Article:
On the multiderivation of Antonio Mambriani.

*(Italian)*Zbl 0798.35007The author begins by recalling the following definition [A. Mambriani, Riv. Mat. Univ. Parma 6, 321-348 (1955; Zbl 0067.319)]: A pluridifferentiator is an operator \({\mathcal D}= \sum^ n_{i=1} X_ i(x)\partial/\partial x_ i\), where \(X_ i(x)\) \((i= 1,\dots,n)\) are functions continuous in a domain \(B\subseteq {\mathbb{R}}^ n\) along with their first partial derivatives. She then applies pluridifferentiators to particular types of first- and second-order linear partial differential equations. For the first order she studies the so-called separated- variable equation
\[
{\mathcal D} z(x)= f(x)/g(z(x); \omega_ 2(x),\dots,\omega_ n(x)),\tag{*}
\]
where \(z(x)\) is the unknown function and \(f(x)\), \(g(z;\omega_ 2,\dots,\omega_ n)\) are given continuous functions with continuous partial derivatives with respect to \(\omega_ 2,\dots,\omega_ n\), as well as linear equations of the form \(({\mathcal D}+ A(x))z(x)= f(x)\), \(x\in B\), where \(A(x)\), \(f(x)\) are given functions continuous in \(B\). The author shows that, if \(G_ *(z(x); \omega_ 2(x),\dots,\omega_ n(x))= \int_ * g(z(x); \omega_ 2(x),\dots,\omega_ n(x))dz\) is a certain “determination” of the indefinite integral, then the general integral of \((*)\) is represented by \(G_ *(z(x); \omega_ 2(x),\dots,\omega_ n(x))\).

For the application to some known second-order equations the author considers the pluridifferentiator \[ {\mathcal L}= a_{11} \partial^ 2/\partial x^ 2+ 2a_{12} \partial^ 2/\partial x\partial y+ a_{22} \partial^ 2/\partial y^ 2+ 2a_{13} \partial/\partial x+ 2a_{23} \partial/\partial y+ a_{33}, \] with constant coefficients \(a_{ij}= a_{ji}\), and shows that it is decomposable into the product of two distinct first-order nonhomogeneous linear pluridifferentiators with constant coefficients if and only if the determinant \(A= | a_{ij}|\) is zero but not all of its second-order minors are zero. Therefore, in the hyperbolic case: \({\mathcal L}= \partial^ 2/\partial x^ 2- a^ 2 \partial^ 2/\partial y^ 2\), and in the elliptic case: \({\mathcal L}= \partial^ 2/\partial x^ 2+ a^ 2 \partial^ 2/\partial y^ 2\), the pluridifferentiator is decomposable into the product of two distinct first-order pluridifferentiators, whereas in the parabolic case: \({\mathcal L}= \partial^ 2/\partial x^ 2- b\partial/\partial y\), this is not possible.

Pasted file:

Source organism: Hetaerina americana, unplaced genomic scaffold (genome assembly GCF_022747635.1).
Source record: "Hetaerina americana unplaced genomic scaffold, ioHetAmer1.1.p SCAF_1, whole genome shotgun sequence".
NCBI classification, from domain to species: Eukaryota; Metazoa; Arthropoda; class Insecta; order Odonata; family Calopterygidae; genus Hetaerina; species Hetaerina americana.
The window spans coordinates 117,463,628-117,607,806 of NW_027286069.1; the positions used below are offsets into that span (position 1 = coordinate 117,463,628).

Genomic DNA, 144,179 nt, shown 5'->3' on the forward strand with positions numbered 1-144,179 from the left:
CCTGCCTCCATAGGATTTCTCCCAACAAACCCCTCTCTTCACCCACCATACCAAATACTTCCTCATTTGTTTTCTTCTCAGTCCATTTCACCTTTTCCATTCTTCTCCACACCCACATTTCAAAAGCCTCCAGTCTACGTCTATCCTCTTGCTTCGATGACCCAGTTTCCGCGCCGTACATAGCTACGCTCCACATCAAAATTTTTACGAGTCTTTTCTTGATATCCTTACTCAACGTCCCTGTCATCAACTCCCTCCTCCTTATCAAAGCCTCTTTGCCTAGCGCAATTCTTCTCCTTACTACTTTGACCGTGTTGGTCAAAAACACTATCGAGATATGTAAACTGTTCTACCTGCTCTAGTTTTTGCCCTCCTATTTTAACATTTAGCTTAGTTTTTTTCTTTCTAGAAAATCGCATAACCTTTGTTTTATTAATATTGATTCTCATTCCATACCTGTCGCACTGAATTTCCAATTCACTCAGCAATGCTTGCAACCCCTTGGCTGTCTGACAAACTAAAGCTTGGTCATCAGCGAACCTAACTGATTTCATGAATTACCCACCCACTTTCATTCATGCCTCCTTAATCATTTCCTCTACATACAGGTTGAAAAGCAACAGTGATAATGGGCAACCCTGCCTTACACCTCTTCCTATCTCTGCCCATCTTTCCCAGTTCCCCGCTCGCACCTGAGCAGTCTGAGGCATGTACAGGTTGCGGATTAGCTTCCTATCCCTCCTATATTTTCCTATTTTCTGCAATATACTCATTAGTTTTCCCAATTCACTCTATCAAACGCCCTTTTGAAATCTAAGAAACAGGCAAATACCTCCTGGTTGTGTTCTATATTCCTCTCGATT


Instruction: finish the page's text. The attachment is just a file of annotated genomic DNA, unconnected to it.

For the application to some known second-order equations the author considers the pluridifferentiator \[ {\mathcal L}= a_{11} \partial^ 2/\partial x^ 2+ 2a_{12} \partial^ 2/\partial x\partial y+ a_{22} \partial^ 2/\partial y^ 2+ 2a_{13} \partial/\partial x+ 2a_{23} \partial/\partial y+ a_{33}, \] with constant coefficients \(a_{ij}= a_{ji}\), and shows that it is decomposable into the product of two distinct first-order nonhomogeneous linear pluridifferentiators with constant coefficients if and only if the determinant \(A= | a_{ij}|\) is zero but not all of its second-order minors are zero. Therefore, in the hyperbolic case: \({\mathcal L}= \partial^ 2/\partial x^ 2- a^ 2 \partial^ 2/\partial y^ 2\), and in the elliptic case: \({\mathcal L}= \partial^ 2/\partial x^ 2+ a^ 2 \partial^ 2/\partial y^ 2\), the pluridifferentiator is decomposable into the product of two distinct first-order pluridifferentiators, whereas in the parabolic case: \({\mathcal L}= \partial^ 2/\partial x^ 2- b\partial/\partial y\), this is not possible.

##### MSC:

35A25 | Other special methods applied to PDEs |

26B10 | Implicit function theorems, Jacobians, transformations with several variables |

35C99 | Representations of solutions to partial differential equations |